By Niall McCracken
THE father of the third baby to die of pseudomonas at the Royal Victoria Maternity Hospital in January has spoken for the first time to say the Health Minister, Belfast Trust and the team set up to review the deaths have all failed in their promises to provide his family with answers about what happened to their baby.
He has raised questions about why the hospital was not using sterilised water on the ward as had been the practice before, and he has described the family being kept in the dark from the moment ‘Baby 3’ was born right up to the present day. He claims that:
:: their baby was brought onto the ward, healthy, after two babies had died of the infection, but they were not informed;
:: their child suffered cuts during treatment in the days before infection set in, but the trust says there are no notes of this and has still not engaged with them on this subject;
:: when their child became sick they were told it was “a bad bug” and still not told of the pseudomonas outbreak;
:: on the eve of their baby’s death, they were handed a leaflet about pseudomonas, but given no context as to why;
:: the Troop review into the deaths was “patronising” and gave the families little chance to provide their perspective on events; and
:: since Baby 3’s death, a lack of contact from the Department of Health and Belfast Trust about specific concerns the family has left them doubting that the same mistakes will not happen again.
While the father of Baby 3 has asked to remain anonymous to protect the identity of his family, he says his decision to speak out has been influenced by a lack of contact from the relevant authorities.
In an exclusive interview with The Detail, he says the past number of months have been a “complete nightmare” and that his family will only be able to accept what happened to their child when all their concerns have been acknowledged and addressed by the authorities.
In a previous article we revealed that the family of Baby 3 had serious concerns about gaps in hospital records that failed to make note of cuts present on their baby’s skin, just days before their baby died.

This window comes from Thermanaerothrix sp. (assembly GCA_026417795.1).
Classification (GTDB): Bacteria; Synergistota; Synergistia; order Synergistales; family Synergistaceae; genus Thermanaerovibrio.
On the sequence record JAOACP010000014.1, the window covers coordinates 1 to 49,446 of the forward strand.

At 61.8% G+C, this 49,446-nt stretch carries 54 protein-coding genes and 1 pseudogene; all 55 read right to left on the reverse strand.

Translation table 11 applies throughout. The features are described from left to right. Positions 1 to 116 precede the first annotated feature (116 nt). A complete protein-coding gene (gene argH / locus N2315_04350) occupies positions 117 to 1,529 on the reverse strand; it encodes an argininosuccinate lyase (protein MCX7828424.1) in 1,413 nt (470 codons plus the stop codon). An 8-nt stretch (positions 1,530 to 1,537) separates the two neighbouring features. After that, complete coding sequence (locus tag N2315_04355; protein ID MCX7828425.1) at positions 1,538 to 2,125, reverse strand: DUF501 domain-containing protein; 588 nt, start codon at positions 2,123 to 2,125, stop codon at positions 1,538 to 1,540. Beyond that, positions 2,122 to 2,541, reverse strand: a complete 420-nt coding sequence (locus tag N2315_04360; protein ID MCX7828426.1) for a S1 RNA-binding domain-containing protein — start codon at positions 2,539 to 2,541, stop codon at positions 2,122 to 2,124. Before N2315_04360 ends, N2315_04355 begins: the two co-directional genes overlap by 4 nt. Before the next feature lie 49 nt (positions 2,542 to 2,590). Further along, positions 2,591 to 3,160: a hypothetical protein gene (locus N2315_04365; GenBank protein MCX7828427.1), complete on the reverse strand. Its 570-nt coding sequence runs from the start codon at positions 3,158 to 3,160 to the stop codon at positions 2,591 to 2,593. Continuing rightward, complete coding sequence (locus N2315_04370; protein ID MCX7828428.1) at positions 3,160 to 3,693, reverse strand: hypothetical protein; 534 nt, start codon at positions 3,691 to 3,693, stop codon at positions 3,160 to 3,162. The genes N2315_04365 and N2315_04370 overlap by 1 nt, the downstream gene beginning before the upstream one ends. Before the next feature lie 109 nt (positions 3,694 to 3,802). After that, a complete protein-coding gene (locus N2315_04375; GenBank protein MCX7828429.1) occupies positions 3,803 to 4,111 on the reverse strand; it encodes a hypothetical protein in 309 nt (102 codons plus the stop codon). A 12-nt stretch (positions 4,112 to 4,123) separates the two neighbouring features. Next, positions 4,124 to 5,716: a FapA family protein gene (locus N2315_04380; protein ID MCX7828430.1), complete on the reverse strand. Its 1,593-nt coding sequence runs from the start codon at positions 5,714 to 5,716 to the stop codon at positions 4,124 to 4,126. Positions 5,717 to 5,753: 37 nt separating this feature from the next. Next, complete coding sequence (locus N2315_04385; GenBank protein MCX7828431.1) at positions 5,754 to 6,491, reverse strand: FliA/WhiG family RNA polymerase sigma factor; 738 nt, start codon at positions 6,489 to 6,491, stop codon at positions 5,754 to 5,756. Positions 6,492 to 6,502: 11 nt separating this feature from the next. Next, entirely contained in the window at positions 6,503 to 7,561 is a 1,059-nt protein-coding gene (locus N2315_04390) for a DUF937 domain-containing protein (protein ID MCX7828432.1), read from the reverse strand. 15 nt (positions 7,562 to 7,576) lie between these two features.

Any cuts, abrasions or damaged skin can increase the risk of infection.
At the end of January the Health Minister Edwin Poots asked RQIA to undertake a review of the circumstances contributing to the occurrences of pseudomonas infection and colonisation within neonatal units in Northern Ireland. The final report was published at the end of May, but contained no reference to the family’s concerns, even thought they had specifically raised it with the review team, the Belfast trust and the Minister ahead of publication.
The father of Baby 3 says they have not been contacted directly by anybody since the publication of the report.
He continued: “We’re feeling really let down at the minute. We’ve had no contact from anyone since the report came out and we need final answers. When we met with the Minister a couple of months ago and told him about these concerns, we felt he was genuine, he told us he was going to get all the answers we needed and we haven’t had those answers yet.
“We want to know why this happened to our baby. It’s just been a complete nightmare trying to get on with life and put it behind us, but we just feel we can’t at the minute. We just need these questions answered and that’s why I’ve made the decision to speak.”CUTS TO THE SKIN
Baby 3 was born prematurely on January 11 2012. On January 14 2012, the family received a phone call from a nurse advising that their baby’s skin had been torn. The significance of these cuts was unknown to the family of Baby 3 at the time as they were unaware that pseudomonas has claimed the lives of two babies just days before.
The family would subsequently learn that this incident seemed to be “missing” from the bundle of detailed medical records outlining their baby’s care.
Despite written correspondence sent to the trust’s Medical Director, Dr Tony Stevens, about the matter, the family’s legal team have not received any response to this concern.